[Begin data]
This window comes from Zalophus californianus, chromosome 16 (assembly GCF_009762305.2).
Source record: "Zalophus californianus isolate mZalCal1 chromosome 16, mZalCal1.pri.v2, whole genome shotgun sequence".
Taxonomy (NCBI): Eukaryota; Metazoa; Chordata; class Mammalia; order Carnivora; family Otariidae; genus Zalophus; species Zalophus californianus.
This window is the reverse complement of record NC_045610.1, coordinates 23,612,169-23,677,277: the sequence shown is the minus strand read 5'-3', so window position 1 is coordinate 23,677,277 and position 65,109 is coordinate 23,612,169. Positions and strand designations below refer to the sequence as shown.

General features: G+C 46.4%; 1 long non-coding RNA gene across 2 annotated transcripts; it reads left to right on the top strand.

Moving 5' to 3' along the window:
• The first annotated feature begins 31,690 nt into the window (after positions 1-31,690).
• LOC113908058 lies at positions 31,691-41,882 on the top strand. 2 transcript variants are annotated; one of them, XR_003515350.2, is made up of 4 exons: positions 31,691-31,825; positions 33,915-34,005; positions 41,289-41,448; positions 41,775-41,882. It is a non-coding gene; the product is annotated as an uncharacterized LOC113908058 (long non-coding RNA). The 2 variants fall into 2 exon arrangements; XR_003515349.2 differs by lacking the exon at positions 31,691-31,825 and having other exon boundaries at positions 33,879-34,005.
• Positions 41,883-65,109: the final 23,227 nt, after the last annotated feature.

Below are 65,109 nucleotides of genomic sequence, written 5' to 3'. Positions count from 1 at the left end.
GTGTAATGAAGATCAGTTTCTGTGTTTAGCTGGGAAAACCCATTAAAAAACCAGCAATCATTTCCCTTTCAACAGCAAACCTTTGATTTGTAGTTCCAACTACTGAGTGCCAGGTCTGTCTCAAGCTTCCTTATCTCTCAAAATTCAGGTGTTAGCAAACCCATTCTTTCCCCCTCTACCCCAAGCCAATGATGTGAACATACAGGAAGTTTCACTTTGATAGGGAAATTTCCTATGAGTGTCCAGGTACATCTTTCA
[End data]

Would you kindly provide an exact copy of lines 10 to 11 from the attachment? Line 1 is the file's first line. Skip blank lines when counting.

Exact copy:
Below are 65,109 nucleotides of genomic sequence, written 5' to 3'. Positions count from 1 at the left end.
GTGTAATGAAGATCAGTTTCTGTGTTTAGCTGGGAAAACCCATTAAAAAACCAGCAATCATTTCCCTTTCAACAGCAAACCTTTGATTTGTAGTTCCAACTACTGAGTGCCAGGTCTGTCTCAAGCTTCCTTATCTCTCAAAATTCAGGTGTTAGCAAACCCATTCTTTCCCCCTCTACCCCAAGCCAATGATGTGAACATACAGGAAGTTTCACTTTGATAGGGAAATTTCCTATGAGTGTCCAGGTACATCTTTCA